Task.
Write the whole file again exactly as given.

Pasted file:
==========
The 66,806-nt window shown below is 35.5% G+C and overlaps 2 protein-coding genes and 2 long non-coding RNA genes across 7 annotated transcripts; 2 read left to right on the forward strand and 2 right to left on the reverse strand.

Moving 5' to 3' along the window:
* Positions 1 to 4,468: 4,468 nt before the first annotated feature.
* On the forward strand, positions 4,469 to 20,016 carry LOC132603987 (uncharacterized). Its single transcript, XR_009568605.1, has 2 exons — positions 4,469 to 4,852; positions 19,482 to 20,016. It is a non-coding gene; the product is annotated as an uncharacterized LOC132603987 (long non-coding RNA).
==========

The 66,806-nt window shown below is 35.5% G+C and overlaps 2 protein-coding genes and 2 long non-coding RNA genes across 7 annotated transcripts; 2 read left to right on the forward strand and 2 right to left on the reverse strand.

Moving 5' to 3' along the window:
* Positions 1 to 4,468: 4,468 nt before the first annotated feature.
* On the forward strand, positions 4,469 to 20,016 carry LOC132603987 (uncharacterized). Its single transcript, XR_009568605.1, has 2 exons — positions 4,469 to 4,852; positions 19,482 to 20,016. It is a non-coding gene; the product is annotated as an uncharacterized LOC132603987 (long non-coding RNA).